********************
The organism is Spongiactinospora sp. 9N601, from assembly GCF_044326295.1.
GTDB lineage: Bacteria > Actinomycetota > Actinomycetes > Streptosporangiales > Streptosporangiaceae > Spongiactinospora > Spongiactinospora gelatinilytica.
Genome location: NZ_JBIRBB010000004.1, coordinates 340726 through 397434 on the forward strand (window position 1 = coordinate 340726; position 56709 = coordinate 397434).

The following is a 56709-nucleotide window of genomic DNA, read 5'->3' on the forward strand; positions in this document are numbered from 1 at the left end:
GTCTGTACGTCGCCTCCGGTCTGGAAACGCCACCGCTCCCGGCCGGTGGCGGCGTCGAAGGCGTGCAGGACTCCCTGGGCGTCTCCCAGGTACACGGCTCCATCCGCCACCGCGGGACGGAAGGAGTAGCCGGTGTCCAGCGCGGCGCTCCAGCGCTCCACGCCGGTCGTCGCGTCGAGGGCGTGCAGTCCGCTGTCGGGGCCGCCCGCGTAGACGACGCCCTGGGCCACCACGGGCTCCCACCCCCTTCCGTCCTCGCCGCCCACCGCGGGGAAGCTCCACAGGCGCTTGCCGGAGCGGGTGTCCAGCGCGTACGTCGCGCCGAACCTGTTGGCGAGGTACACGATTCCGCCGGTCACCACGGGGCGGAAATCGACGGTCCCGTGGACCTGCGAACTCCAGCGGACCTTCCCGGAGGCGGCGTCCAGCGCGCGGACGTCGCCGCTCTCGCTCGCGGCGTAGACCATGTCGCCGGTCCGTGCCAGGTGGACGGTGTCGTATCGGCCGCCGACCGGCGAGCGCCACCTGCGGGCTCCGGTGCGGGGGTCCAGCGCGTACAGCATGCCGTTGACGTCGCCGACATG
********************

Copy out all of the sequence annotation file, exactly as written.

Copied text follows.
The organism is Spongiactinospora sp. 9N601, from assembly GCF_044326295.1.
GTDB lineage: Bacteria > Actinomycetota > Actinomycetes > Streptosporangiales > Streptosporangiaceae > Spongiactinospora > Spongiactinospora gelatinilytica.
Genome location: NZ_JBIRBB010000004.1, coordinates 340726 through 397434 on the forward strand (window position 1 = coordinate 340726; position 56709 = coordinate 397434).

The following is a 56709-nucleotide window of genomic DNA, read 5'->3' on the forward strand; positions in this document are numbered from 1 at the left end:
GTCTGTACGTCGCCTCCGGTCTGGAAACGCCACCGCTCCCGGCCGGTGGCGGCGTCGAAGGCGTGCAGGACTCCCTGGGCGTCTCCCAGGTACACGGCTCCATCCGCCACCGCGGGACGGAAGGAGTAGCCGGTGTCCAGCGCGGCGCTCCAGCGCTCCACGCCGGTCGTCGCGTCGAGGGCGTGCAGTCCGCTGTCGGGGCCGCCCGCGTAGACGACGCCCTGGGCCACCACGGGCTCCCACCCCCTTCCGTCCTCGCCGCCCACCGCGGGGAAGCTCCACAGGCGCTTGCCGGAGCGGGTGTCCAGCGCGTACGTCGCGCCGAACCTGTTGGCGAGGTACACGATTCCGCCGGTCACCACGGGGCGGAAATCGACGGTCCCGTGGACCTGCGAACTCCAGCGGACCTTCCCGGAGGCGGCGTCCAGCGCGCGGACGTCGCCGCTCTCGCTCGCGGCGTAGACCATGTCGCCGGTCCGTGCCAGGTGGACGGTGTCGTATCGGCCGCCGACCGGCGAGCGCCACCTGCGGGCTCCGGTGCGGGGGTCCAGCGCGTACAGCATGCCGTTGACGTCGCCGACATG